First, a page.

Gloucester flyer Ollie Thorley has been given work-ons by Eddie Jones but will not become “transfixed” about winning his first Test cap despite being the nearly man of England’s Six Nations.
After being part of the Red Rose training squad prior to the World Cup but missing out on the main event, Thorley, 23, was again involved throughout the Six Nations.
But that first appearance continued to elude him, with centre Jonathan Joseph selected to play against Ireland on the wing.
“It’s been a very intense few months and the Six Nations was one of the weirder ones in living memory, but being involved in the squad has been amazing,” Thorley said.
“I feel like I’ve been getting better and better and I’m learning from the respective environments I’ve been in with England and Gloucester, so I’ve enjoyed the last couple of months and I’ll continue to keep on trying to improve.”
He added: “You can get transfixed on winning a first cap and while I want to play for England, I also want to do everything I can to ensure I earn that shirt. Eddie Jones has been honest with me about things he wants me to work on, so I’m doing that.
“I’ll continue to train well and as long as I’m on that curve of upward improvement, when I do get my Test chance I’ll be in a better position to do my bit. I’m not worried about my first cap, I just want to make sure I get better.”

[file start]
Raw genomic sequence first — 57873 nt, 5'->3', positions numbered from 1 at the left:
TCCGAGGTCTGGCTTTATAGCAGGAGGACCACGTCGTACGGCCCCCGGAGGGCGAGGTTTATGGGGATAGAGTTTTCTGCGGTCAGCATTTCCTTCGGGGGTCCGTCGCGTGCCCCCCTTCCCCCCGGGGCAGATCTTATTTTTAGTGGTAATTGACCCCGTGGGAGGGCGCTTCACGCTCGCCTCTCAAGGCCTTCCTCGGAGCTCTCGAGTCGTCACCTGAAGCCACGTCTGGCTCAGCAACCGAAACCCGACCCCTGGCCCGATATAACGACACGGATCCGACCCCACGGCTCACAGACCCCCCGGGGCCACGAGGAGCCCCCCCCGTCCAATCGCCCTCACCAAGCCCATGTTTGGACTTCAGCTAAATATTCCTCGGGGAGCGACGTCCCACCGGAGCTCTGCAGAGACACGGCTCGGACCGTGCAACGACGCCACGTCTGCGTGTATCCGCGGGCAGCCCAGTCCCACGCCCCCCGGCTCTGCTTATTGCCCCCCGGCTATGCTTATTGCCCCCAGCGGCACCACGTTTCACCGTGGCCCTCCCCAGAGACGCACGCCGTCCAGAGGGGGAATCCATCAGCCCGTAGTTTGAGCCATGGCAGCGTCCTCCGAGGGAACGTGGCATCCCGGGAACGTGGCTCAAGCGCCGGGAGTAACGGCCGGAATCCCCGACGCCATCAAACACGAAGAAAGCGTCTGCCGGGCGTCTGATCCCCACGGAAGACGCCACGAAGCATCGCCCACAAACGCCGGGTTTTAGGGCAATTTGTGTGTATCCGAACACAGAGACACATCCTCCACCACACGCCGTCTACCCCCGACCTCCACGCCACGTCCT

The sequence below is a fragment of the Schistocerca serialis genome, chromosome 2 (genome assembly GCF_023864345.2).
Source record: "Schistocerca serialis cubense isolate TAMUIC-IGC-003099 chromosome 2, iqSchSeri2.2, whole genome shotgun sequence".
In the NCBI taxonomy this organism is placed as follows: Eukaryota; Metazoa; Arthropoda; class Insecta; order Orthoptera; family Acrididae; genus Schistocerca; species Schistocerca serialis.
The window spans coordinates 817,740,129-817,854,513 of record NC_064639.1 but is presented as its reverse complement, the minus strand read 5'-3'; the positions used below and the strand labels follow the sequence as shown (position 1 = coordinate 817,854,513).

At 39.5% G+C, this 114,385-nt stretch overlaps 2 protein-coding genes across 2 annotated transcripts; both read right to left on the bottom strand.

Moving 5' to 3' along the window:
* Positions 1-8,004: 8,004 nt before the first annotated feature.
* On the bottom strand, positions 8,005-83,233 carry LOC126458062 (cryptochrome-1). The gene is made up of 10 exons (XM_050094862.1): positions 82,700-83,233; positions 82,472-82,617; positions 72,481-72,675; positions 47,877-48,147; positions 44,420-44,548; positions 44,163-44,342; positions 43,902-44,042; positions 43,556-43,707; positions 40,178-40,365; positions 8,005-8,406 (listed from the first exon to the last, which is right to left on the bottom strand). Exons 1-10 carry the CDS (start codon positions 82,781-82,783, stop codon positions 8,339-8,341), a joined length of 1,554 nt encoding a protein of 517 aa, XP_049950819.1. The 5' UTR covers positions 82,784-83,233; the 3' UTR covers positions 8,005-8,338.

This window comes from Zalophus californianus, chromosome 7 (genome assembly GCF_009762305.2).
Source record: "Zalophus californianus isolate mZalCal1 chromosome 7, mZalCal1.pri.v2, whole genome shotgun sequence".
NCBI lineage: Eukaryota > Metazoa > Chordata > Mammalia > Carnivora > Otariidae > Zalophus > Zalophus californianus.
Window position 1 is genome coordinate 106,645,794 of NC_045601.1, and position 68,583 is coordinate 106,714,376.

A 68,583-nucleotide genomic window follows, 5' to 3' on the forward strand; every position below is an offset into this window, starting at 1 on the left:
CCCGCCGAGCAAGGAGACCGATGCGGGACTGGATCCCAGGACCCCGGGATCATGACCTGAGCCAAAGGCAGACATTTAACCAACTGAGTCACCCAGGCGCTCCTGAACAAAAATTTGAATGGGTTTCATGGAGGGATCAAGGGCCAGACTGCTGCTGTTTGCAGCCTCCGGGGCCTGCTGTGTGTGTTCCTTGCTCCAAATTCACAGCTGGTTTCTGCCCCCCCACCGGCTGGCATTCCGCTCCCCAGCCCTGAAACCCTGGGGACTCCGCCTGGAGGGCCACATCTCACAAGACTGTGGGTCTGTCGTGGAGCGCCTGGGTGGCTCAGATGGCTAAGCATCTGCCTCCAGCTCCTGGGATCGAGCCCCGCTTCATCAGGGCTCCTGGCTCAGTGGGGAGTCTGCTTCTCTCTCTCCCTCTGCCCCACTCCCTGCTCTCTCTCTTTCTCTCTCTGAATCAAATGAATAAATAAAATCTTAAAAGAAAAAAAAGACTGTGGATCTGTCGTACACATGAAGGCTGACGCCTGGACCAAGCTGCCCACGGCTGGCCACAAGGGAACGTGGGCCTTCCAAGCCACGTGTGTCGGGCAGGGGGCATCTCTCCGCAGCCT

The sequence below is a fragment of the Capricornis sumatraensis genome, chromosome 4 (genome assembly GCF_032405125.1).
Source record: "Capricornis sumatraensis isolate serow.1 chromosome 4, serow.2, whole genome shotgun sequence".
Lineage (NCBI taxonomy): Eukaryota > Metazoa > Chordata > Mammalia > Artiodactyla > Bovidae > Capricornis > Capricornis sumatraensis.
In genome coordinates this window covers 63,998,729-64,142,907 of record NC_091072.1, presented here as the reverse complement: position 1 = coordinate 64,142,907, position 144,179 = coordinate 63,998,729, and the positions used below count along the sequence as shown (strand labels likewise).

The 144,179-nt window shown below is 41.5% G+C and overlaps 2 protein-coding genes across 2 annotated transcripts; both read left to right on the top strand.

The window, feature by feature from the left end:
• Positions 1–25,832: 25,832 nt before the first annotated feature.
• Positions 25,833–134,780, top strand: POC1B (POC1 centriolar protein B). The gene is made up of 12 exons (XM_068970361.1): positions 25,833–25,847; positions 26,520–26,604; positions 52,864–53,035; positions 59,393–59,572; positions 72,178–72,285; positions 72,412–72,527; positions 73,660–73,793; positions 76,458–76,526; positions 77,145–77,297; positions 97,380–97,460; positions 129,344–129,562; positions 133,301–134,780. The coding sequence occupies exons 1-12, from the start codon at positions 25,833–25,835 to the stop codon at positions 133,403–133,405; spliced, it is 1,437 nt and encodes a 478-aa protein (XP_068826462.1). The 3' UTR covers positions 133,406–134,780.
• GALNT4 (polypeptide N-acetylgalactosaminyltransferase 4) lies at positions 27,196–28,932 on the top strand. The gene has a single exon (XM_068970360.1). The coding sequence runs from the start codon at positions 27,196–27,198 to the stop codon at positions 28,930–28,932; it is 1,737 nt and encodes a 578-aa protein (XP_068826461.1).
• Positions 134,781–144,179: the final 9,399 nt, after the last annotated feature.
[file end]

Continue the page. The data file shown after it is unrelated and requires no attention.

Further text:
Asked whether he felt frustrated over Joseph’s selection against Ireland, Thorley says: “I imagine that was a close call, but Eddie just told me to keep working and that’s what I’ll keep doing.
“That was JJ’s 50th cap and he’s a very experienced Test player in what was a big game for England at Twickenham, so Eddie probably just wanted players who’ve played together a lot.
“Ultimately, it was a great win for England over Ireland, so the most important thing is the England side goes out and performs, which is what happened.”
As a bustling, physical winger with pace to burn, Thorley’s work-ons revolve around his involvements in matches and, to that end, he is a keen student of the top wings around the world.
“There are small things I can improve, like my feel for the game and how I get involved at different times. They’re not big things but a combination of them can have a big impact,” he said.
“To that end, it’s important to look at other wingers and I’ve really enjoyed how Marika Koroibete over in Australia plays. He had a really strong year, particularly in the build-up to the World Cup and during that tournament.
“Style-wise, he’s similar to how I like to play and I enjoyed watching Joe Rokocoko as well. Rieko Ioane, Semi Radradra, I love those explosive wingers in terms of how they involve themselves in the game.”
As Thorley seeks those marginal gains, a big disappointment has been Gloucester’s form since the turn of the year, with five successive Premiership defeats significantly denting their play-off chances.
“We’ve collected a lot of losing bonus points but just haven’t put everything together,” said Thorley. “A major part of it has been our collective indiscipline. We’ve conceded too many silly penalties in bad positions at bad times in games.
“When we’ve got the ball in hand, we’re still creating opportunities and finishing well. That hasn’t changed; we just need a bit of momentum and things will fall into place.”